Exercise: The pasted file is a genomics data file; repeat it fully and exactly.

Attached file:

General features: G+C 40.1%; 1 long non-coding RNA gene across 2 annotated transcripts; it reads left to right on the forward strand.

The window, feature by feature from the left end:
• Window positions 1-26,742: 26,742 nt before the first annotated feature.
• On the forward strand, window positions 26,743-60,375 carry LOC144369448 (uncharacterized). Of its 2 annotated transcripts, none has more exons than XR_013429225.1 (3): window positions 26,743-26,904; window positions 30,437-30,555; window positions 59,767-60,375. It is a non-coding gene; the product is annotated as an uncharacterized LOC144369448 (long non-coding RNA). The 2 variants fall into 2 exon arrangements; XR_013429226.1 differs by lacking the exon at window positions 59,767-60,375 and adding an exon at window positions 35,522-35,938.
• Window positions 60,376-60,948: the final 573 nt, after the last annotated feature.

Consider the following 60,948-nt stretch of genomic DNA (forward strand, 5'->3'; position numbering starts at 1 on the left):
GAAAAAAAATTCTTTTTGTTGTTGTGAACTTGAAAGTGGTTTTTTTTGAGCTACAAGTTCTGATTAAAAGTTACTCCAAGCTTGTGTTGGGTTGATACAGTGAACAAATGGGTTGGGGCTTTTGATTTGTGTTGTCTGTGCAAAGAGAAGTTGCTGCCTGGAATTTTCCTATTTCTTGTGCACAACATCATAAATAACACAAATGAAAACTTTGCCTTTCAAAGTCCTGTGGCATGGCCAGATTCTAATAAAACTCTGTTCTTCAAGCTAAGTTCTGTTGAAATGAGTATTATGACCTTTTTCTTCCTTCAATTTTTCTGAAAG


General features: G+C 40.1%; 1 long non-coding RNA gene across 2 annotated transcripts; it reads left to right on the forward strand.

The window, feature by feature from the left end:
• Window positions 1-26,742: 26,742 nt before the first annotated feature.
• On the forward strand, window positions 26,743-60,375 carry LOC144369448 (uncharacterized). Of its 2 annotated transcripts, none has more exons than XR_013429225.1 (3): window positions 26,743-26,904; window positions 30,437-30,555; window positions 59,767-60,375. It is a non-coding gene; the product is annotated as an uncharacterized LOC144369448 (long non-coding RNA). The 2 variants fall into 2 exon arrangements; XR_013429226.1 differs by lacking the exon at window positions 59,767-60,375 and adding an exon at window positions 35,522-35,938.
• Window positions 60,376-60,948: the final 573 nt, after the last annotated feature.

Consider the following 60,948-nt stretch of genomic DNA (forward strand, 5'->3'; position numbering starts at 1 on the left):
GAAAAAAAATTCTTTTTGTTGTTGTGAACTTGAAAGTGGTTTTTTTTGAGCTACAAGTTCTGATTAAAAGTTACTCCAAGCTTGTGTTGGGTTGATACAGTGAACAAATGGGTTGGGGCTTTTGATTTGTGTTGTCTGTGCAAAGAGAAGTTGCTGCCTGGAATTTTCCTATTTCTTGTGCACAACATCATAAATAACACAAATGAAAACTTTGCCTTTCAAAGTCCTGTGGCATGGCCAGATTCTAATAAAACTCTGTTCTTCAAGCTAAGTTCTGTTGAAATGAGTATTATGACCTTTTTCTTCCTTCAATTTTTCTGAAAG